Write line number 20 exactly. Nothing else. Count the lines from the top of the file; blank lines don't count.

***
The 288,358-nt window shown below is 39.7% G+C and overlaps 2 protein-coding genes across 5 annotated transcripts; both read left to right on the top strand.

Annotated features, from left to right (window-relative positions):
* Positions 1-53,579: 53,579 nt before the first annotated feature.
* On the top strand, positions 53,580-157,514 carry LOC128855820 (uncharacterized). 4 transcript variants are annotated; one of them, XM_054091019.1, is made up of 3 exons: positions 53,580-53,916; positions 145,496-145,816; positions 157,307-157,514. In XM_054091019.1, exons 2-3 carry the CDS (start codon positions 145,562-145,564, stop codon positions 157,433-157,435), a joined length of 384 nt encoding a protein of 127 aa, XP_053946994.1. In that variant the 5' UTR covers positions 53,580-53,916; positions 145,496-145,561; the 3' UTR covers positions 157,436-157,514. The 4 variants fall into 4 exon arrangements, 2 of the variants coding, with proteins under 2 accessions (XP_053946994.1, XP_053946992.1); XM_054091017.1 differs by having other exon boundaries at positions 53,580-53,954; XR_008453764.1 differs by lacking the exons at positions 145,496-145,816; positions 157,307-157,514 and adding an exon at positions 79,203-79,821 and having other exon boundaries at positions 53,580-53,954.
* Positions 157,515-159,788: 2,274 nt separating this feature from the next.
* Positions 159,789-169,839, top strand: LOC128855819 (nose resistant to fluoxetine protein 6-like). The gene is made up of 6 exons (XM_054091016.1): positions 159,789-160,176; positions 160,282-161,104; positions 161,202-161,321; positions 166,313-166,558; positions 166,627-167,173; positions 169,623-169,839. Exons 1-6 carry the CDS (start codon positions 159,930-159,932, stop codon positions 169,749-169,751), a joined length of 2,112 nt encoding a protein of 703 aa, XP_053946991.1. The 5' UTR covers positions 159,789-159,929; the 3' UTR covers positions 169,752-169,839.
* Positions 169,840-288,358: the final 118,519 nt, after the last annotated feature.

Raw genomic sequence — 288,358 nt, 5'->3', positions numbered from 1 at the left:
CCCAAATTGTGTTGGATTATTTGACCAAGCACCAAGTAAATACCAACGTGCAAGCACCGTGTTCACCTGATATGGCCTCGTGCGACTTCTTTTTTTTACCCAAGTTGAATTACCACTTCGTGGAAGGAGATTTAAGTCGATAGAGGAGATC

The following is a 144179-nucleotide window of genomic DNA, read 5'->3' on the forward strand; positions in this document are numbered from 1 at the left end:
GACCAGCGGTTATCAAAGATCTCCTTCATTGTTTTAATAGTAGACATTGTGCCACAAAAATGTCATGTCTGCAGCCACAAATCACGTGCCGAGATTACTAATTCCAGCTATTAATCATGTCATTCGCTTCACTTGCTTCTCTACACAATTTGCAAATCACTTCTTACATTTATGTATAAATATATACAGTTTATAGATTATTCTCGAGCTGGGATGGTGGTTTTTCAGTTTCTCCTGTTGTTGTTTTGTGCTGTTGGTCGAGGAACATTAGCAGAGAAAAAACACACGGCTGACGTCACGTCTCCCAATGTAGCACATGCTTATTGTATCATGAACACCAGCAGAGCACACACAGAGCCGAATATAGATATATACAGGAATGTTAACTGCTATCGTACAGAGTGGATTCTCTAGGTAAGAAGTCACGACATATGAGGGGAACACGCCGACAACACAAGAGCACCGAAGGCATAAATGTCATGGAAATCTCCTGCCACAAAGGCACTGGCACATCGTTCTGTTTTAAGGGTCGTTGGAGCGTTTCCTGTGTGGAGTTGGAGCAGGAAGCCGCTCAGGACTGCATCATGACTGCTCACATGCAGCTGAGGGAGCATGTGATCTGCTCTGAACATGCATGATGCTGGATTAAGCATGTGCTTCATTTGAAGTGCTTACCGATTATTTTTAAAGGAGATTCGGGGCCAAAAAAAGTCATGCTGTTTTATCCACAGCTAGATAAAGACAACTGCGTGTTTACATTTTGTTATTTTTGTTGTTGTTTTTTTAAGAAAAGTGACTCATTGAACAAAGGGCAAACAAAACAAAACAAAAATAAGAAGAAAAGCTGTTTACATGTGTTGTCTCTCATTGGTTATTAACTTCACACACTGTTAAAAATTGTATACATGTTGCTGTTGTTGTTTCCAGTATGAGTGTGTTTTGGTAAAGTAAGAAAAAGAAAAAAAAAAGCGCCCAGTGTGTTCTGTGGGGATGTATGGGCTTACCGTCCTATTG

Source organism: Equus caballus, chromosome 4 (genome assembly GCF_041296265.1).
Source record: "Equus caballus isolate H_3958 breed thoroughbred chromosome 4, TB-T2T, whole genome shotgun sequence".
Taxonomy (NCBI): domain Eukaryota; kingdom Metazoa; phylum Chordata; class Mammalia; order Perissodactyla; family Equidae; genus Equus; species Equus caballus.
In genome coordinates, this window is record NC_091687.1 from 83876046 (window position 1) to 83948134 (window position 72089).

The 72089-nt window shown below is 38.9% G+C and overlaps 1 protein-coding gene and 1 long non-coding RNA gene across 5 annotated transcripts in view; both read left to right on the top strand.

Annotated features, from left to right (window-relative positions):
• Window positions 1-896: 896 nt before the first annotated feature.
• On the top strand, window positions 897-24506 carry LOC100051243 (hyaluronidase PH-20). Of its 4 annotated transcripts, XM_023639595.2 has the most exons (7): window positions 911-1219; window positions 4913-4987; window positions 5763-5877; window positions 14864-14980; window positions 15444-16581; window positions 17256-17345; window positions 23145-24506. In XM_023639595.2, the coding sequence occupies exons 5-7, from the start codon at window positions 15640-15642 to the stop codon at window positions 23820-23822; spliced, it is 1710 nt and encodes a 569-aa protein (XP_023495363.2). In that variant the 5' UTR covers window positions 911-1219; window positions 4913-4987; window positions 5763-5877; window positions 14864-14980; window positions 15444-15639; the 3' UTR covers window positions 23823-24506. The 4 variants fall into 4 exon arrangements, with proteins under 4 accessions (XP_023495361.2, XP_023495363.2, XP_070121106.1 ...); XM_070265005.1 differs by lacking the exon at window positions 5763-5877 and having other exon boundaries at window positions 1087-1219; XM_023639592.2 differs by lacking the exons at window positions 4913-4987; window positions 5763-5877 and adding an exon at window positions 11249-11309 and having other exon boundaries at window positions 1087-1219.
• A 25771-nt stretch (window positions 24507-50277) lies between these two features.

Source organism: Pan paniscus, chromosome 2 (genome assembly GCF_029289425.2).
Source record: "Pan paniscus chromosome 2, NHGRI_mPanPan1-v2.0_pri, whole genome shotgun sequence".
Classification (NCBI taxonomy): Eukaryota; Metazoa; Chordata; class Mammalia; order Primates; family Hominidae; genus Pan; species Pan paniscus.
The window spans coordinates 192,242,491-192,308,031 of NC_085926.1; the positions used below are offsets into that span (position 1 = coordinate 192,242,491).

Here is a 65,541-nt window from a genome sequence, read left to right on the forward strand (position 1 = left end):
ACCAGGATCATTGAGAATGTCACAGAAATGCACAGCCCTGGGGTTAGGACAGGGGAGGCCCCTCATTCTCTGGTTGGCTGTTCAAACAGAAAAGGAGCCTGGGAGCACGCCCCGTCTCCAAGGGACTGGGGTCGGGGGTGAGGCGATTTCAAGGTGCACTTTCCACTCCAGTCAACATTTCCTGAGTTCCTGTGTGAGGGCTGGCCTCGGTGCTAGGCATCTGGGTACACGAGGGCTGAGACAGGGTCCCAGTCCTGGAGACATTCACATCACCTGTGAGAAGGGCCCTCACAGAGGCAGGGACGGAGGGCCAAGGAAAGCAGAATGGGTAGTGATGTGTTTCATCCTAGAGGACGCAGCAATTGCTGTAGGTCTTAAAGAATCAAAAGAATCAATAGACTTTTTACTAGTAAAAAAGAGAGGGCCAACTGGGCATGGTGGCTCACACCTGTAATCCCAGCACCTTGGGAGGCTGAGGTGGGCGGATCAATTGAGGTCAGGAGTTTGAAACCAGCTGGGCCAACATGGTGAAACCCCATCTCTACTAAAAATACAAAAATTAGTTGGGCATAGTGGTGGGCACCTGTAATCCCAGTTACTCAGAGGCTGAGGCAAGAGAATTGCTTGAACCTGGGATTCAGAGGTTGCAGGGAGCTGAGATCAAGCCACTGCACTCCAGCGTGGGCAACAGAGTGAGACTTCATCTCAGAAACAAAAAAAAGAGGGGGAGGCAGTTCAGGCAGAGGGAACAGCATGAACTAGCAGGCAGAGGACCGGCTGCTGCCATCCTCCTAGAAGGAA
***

• A 25771-nt stretch (window positions 24507-50277) lies between these two features.